Graham Steele quits. And the most intriguing question is…


Last week’s surprise cabinet shuffle raises are all sorts of intriguing questions.

For starters, did Finance Minister Graham Steele jump, or was he pushed? If he jumped, was it because of a tiff with Premier Darrell Dexter over the province’s fiscal future?

Does Steele want Dexter’s job? If so, is quitting just a John-Turner/Jean-Chretien/Paul-Martin/Harry-Houdini return-to-win-another-day tactic?

And—striking fear in the hearts of Chambers of Commerce presidents everywhere—does Steele’s departure now mean the socialist hordes are loose among the innocents?

Most of those questions have less to do with any objective reality than with the troubling-to-us-in-the-media truth we didn’t see this coming. We must therefore divine darker explanations.

But let’s think about it.

Graham Steele wasn’t pushed; he pushes back. If he’d been shoved aside, we’d have heard it from his own lips.

It’s equally unlikely Steele flagged from any fiscal fight. He’s still winning. Read Darrell Dexter’s I-pledge-allegiance-to-a-balanced-budget lips. Besides, Steele had the clout, inside and outside government, to continue to hold Dexter’s feet to the back-to-balance fire should he want to pull back.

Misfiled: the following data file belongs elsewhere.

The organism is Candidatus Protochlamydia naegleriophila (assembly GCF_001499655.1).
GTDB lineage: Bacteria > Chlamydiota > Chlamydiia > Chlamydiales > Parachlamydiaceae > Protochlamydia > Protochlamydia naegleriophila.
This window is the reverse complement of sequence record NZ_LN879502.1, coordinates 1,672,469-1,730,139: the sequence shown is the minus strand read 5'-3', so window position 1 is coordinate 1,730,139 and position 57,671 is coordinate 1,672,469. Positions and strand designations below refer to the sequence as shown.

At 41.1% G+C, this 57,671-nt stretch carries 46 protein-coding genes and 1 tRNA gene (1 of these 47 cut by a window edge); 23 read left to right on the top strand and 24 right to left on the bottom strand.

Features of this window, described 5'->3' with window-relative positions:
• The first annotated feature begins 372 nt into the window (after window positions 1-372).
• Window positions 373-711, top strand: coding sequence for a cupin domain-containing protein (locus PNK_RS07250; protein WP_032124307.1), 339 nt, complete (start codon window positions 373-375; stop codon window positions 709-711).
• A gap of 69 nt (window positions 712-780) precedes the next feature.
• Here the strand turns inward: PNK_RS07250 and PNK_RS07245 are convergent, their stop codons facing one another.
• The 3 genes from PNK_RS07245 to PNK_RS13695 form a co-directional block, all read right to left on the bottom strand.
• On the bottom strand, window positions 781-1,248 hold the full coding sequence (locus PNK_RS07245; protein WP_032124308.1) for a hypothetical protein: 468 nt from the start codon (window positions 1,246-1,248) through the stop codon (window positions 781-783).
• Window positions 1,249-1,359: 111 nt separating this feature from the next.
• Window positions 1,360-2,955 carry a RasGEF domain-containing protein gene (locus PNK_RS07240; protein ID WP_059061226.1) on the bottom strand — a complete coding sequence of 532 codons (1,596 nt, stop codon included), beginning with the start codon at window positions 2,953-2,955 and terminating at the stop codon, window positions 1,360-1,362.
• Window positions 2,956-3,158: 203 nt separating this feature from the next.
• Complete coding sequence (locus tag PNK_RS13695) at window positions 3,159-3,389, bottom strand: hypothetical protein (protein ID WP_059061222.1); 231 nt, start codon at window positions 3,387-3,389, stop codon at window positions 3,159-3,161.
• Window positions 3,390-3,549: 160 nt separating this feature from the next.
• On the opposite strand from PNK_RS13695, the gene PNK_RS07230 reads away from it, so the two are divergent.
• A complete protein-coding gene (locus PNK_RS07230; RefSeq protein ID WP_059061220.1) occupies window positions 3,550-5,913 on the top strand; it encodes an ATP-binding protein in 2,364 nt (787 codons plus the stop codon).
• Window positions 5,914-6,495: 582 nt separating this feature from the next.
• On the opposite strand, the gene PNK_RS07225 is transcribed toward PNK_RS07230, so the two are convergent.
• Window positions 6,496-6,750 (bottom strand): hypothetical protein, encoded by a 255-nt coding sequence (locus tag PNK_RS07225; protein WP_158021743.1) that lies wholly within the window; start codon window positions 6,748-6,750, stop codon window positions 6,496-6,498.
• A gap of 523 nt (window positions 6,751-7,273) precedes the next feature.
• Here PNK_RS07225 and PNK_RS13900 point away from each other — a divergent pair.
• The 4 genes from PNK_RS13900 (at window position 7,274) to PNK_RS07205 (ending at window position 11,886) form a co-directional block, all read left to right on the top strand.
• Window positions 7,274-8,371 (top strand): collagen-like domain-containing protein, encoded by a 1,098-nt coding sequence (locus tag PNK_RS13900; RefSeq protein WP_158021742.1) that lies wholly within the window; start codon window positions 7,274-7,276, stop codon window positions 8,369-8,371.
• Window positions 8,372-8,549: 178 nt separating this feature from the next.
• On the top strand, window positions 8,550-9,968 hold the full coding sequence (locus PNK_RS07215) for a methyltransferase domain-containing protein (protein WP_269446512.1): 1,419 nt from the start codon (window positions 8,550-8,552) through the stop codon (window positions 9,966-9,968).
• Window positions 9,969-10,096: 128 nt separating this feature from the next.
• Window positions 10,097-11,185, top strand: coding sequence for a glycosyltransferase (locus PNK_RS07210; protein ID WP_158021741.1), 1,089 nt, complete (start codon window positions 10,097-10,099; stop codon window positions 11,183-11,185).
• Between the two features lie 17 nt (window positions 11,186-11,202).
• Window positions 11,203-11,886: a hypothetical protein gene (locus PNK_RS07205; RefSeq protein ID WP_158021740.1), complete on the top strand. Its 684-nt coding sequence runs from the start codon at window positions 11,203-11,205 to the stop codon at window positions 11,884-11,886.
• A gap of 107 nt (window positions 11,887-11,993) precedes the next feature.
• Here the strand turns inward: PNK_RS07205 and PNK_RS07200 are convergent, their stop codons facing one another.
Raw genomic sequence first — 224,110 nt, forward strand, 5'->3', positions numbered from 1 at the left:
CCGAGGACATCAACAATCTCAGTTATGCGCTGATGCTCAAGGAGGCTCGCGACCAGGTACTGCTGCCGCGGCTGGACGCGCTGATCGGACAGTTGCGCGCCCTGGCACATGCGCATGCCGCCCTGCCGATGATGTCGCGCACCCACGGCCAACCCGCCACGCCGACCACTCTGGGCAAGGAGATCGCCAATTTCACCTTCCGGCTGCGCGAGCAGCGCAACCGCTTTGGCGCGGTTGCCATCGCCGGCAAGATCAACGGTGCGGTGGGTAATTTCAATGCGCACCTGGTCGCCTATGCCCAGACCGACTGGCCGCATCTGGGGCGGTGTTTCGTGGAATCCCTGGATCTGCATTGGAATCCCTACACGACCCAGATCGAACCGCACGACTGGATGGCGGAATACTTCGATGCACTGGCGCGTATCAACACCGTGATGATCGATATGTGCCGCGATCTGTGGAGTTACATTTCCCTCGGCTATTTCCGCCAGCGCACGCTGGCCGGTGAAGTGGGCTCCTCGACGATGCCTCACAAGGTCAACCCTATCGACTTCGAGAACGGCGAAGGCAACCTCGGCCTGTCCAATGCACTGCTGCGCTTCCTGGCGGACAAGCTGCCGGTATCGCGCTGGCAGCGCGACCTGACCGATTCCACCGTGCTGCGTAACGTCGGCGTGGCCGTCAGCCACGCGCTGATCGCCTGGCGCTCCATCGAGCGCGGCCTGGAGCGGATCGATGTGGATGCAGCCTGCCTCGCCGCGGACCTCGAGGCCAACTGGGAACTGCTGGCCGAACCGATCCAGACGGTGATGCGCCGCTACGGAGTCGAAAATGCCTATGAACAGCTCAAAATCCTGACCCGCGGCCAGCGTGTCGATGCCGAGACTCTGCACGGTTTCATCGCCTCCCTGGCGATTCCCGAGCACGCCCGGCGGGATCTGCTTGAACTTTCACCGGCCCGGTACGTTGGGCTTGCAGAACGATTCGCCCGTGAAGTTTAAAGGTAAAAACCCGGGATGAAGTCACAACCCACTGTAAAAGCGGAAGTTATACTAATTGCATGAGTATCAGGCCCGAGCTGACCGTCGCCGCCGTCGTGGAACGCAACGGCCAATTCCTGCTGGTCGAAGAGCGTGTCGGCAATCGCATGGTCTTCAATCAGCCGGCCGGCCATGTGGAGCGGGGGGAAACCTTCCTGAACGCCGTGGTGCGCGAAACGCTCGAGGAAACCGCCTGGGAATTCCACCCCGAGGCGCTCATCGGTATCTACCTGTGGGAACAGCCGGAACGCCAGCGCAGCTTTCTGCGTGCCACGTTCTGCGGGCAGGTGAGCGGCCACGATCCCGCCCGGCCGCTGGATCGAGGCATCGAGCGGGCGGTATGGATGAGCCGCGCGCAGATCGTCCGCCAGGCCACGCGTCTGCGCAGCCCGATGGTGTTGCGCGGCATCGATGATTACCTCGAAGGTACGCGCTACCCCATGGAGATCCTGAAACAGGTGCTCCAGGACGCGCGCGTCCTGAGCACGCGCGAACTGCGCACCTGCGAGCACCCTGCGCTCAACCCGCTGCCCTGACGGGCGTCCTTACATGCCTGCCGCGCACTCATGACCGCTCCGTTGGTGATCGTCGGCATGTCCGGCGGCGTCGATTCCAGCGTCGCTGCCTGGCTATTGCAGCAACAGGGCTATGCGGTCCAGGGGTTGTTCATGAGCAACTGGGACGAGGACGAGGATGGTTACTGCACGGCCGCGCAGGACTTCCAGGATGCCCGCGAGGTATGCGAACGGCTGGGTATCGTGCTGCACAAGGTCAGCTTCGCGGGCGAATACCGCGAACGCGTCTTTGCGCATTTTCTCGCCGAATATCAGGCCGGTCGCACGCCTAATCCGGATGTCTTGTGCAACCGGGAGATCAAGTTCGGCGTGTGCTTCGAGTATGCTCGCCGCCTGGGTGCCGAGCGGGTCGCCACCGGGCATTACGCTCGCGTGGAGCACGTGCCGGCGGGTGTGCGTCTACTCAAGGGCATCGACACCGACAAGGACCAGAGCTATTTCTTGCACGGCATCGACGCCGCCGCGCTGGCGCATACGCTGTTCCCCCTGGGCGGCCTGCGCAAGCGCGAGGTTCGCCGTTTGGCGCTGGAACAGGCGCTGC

And this is—to answer that question—hardly a socialist-hordes kind of administration.


As for hungering to be premier himself, read Steele’s own lips from an interview I did with him two months ago: “I know myself and I’m not capable of political leadership… My ability is to work in a supporting role to those true political leaders and help them achieve that vision.”

Federal politics seems a more likely ultimate destination. The national NDP is on the upswing. Steele, who has star potential, was a Mulcair leadership backer. And he’d have a good shot at unseating Liberal Geoff Regan in Halifax West.

For now, however, let’s accept Steele’s not unreasonable explanation. He has a wife with an equally stressful job and school-aged kids. He’s gone as far as he can, for now, in provincial politics. Since he didn’t plan to run in the next election, this was the time to step aside and allow Dexter to bring in some fresh backbench talent.

Which, of course, raises the most intriguing but unasked question from last week’s shuffle: why is Howard Epstein still the smartest NDP MLA not inside the cabinet room?

Now that is intriguing.

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